|Authorities raid a Chinese house
church. (Photo: China Aid)
(Korla, Xinjiang—March 6, 2017) Authorities in China’s northwestern Xinjiang are violating the country’s religious freedom laws by assigning officers to monitor groups of Christians who experienced persecution, China Aid learned recently
According to Kong Lingrong, a Christian woman who hosts a house church in her home, government agents are constantly stationed at her door and prevent other Christians from visiting. Additionally, a white vehicle has been stationed outside her apartment complex. Whenever she leaves, government personnel follow her.
As 21 Christians met in her home for a church service on Feb. 19, officials broke in and announced that all religious gatherings with more than three people were illegal. After Kong asked questions, they dragged her to the police station along with several others, and one officer asked for permission to beat the churchgoers.
Kong also reported that she was given a document detailing 26 commonalities of so-called “illegal gatherings,” which included, “Holding organized religious activities outside of designated religious buildings without government permission; clergy and believers worshipping, gathering, or giving sermons outside of designated religious buildings” and “Inviting clergy from other cities without government permission.” However, the document lacked a title and an official seal, leading her to speculate that the government contrived these regulations.
Just after Kong’s home was raided, officials arrived at the nearby apartment of another Christian, Mei Yunhua, who also uses her residence for church services. At the time, the place was empty. Officials cut off her electricity and water supply for five days, only restoring it after the case garnered international media attention.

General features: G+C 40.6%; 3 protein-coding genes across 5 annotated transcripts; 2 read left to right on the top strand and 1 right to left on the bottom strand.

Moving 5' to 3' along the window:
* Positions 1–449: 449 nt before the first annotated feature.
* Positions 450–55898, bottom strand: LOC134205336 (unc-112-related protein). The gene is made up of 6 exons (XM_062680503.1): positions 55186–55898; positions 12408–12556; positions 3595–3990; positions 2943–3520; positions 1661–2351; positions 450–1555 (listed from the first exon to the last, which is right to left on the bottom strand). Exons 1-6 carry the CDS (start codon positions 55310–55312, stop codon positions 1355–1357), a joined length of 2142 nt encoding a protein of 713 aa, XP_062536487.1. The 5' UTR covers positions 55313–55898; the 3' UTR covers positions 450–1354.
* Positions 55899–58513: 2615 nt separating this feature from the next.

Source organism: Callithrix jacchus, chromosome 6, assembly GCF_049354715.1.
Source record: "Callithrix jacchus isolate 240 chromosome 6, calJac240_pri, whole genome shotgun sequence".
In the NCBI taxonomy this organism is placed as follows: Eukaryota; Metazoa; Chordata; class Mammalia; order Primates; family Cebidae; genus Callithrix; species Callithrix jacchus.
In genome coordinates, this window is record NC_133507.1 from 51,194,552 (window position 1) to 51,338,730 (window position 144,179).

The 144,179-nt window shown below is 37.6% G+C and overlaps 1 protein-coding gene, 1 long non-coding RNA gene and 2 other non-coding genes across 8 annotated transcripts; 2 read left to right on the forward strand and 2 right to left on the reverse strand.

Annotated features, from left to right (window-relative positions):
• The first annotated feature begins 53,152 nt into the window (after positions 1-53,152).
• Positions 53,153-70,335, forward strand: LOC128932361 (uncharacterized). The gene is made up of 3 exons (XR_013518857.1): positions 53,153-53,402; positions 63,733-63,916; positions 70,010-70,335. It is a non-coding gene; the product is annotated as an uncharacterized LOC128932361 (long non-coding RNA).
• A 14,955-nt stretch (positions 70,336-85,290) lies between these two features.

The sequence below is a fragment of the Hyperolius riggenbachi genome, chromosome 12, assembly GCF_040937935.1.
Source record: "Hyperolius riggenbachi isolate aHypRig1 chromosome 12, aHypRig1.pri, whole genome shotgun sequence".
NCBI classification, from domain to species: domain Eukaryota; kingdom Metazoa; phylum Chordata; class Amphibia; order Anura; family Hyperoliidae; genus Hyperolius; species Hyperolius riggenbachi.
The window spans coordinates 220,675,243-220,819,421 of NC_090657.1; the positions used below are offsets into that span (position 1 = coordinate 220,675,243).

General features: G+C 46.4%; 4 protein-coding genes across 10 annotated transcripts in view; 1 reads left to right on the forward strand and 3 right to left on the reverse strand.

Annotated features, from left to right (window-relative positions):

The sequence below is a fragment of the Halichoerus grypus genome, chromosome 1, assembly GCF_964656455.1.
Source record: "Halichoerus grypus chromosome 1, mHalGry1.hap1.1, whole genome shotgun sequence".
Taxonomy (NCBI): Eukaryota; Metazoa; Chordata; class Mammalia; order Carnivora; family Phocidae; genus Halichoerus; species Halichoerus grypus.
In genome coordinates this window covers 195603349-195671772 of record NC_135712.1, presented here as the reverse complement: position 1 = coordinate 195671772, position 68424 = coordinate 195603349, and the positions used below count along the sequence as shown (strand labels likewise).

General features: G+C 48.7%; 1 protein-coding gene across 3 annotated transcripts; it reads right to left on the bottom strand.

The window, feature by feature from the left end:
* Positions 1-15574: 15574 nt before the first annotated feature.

In an interview, Mei said, “Everyday, they watch [the church members], surveilling our homes, including the homes of our [Christian] sisters. As soon as you leave your house, they follow you … They don’t obviously watch you, but rather observe you from a secret place. One of our [Christian] sisters went to a prayer meeting one night, and, when she came out of it, [an official] car suddenly started following her. She was tailed all the way home.”
Kong defended the legality of private Christian gatherings, saying that the law grants Chinese citizens freedom of religion. Her claim agrees with Article 36 of the Constitution of the People’s Republic of China, which states:
“Citizens of the People’s Republic of China enjoy freedom of religious belief. No state organ, public organization or individual may compel citizens to believe in, or not to believe in, any religion; nor may they discriminate against citizens who believe in, or do not believe in, any religion.”
China Aid reports abuses such as those experienced by Kong and Mei’s churches in order to stand in solidarity with persecuted Christians and promote religious freedom, human rights, and rule of law.